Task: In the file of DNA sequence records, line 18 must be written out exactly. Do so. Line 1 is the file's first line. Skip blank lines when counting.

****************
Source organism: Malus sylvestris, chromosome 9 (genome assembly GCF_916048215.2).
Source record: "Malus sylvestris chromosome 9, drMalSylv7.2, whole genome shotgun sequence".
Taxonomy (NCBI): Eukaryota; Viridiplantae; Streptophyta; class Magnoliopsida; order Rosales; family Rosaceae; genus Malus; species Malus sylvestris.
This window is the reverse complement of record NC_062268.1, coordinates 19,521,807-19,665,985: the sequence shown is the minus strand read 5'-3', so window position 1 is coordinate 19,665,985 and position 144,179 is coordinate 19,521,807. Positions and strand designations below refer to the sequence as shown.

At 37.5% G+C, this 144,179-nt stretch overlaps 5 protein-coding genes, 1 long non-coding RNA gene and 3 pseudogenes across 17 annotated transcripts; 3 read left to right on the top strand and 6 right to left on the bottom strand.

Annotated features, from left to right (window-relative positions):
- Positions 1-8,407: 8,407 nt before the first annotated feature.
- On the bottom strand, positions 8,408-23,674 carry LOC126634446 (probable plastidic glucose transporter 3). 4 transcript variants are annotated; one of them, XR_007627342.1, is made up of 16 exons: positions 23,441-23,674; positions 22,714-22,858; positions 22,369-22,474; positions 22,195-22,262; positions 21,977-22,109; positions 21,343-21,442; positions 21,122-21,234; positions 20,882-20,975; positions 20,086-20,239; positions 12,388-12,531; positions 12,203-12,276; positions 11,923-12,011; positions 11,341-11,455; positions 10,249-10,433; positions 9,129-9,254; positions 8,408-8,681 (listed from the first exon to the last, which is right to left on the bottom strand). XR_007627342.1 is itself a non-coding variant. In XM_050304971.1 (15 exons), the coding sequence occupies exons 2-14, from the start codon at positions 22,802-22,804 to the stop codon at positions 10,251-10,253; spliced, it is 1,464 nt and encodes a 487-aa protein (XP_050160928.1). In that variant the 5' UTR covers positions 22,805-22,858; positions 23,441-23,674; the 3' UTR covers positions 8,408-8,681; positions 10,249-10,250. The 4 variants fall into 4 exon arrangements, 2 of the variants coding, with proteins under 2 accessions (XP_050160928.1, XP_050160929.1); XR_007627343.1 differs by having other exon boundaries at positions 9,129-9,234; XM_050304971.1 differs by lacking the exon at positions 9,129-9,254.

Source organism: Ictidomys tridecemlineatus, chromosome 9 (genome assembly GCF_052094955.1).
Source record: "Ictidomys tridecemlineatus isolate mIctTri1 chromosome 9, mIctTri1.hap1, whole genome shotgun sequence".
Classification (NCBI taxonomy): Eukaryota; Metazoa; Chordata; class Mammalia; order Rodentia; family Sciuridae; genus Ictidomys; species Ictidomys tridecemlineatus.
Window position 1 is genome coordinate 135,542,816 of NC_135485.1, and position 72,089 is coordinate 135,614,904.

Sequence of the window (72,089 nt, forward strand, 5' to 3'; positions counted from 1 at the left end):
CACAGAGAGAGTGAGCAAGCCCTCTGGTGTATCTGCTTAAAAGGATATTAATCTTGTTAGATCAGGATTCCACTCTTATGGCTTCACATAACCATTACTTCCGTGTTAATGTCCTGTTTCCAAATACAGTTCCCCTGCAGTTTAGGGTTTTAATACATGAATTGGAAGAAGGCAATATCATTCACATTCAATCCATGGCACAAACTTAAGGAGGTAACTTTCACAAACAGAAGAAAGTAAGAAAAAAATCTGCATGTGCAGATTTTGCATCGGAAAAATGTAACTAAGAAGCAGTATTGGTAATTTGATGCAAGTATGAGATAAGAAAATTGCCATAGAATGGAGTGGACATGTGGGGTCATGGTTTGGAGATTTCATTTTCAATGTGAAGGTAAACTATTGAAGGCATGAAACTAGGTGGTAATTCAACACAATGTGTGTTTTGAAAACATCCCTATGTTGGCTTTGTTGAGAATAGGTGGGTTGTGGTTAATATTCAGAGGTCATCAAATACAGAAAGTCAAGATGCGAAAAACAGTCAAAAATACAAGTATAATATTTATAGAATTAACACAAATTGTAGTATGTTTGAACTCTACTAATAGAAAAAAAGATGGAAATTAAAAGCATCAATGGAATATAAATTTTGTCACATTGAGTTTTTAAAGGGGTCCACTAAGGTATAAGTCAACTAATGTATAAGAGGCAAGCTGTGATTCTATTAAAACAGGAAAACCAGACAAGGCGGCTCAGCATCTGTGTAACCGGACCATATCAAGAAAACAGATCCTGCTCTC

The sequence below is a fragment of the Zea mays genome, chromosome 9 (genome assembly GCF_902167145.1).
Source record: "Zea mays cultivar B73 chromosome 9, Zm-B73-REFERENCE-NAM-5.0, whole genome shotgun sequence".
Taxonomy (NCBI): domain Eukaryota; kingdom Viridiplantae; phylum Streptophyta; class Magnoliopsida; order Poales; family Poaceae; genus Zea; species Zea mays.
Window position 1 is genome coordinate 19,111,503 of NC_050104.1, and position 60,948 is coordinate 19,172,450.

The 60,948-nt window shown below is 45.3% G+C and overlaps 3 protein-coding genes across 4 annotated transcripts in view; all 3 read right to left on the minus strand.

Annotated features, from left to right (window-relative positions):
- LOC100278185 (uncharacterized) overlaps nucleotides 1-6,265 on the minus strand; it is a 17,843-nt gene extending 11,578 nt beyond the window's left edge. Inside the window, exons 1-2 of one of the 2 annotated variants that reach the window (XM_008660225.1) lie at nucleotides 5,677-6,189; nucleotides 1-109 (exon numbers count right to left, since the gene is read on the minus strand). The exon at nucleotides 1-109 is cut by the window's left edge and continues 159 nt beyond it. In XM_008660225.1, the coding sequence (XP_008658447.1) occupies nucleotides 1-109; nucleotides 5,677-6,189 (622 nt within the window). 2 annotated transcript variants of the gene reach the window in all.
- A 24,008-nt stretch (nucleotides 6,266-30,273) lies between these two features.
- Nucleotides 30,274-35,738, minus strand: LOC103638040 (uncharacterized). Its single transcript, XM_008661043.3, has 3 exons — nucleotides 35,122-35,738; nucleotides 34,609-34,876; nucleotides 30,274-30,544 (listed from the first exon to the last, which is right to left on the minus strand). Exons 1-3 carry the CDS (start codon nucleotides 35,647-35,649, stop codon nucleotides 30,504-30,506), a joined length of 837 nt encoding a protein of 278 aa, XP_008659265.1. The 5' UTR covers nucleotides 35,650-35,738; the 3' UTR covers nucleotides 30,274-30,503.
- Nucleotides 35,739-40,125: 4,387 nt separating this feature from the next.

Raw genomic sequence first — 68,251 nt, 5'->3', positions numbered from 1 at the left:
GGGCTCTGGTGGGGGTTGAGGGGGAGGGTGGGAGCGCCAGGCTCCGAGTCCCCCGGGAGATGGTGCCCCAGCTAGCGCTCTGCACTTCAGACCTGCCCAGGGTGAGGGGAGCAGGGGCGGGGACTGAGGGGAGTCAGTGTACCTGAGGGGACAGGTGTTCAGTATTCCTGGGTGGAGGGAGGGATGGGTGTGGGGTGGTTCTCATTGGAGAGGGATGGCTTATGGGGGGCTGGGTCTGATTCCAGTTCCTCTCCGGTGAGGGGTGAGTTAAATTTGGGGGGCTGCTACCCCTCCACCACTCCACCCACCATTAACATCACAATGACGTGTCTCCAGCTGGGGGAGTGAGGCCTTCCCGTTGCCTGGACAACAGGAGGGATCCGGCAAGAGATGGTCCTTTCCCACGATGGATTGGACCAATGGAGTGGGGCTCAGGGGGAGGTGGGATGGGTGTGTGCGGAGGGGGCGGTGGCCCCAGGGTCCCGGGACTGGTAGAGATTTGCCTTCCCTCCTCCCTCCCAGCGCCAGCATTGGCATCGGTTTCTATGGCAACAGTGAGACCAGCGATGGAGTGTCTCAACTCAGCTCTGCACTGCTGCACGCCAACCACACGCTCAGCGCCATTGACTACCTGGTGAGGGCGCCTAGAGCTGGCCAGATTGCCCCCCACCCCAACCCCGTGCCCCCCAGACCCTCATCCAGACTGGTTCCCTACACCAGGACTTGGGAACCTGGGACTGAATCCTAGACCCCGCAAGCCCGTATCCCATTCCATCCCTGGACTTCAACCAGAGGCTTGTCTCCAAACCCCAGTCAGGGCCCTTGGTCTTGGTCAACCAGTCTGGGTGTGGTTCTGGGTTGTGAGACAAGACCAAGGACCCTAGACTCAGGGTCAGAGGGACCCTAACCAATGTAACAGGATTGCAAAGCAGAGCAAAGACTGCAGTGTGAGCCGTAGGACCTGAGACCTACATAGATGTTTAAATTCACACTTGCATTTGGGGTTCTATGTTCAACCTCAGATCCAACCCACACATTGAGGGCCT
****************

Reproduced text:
Window position 1 is genome coordinate 19,111,503 of NC_050104.1, and position 60,948 is coordinate 19,172,450.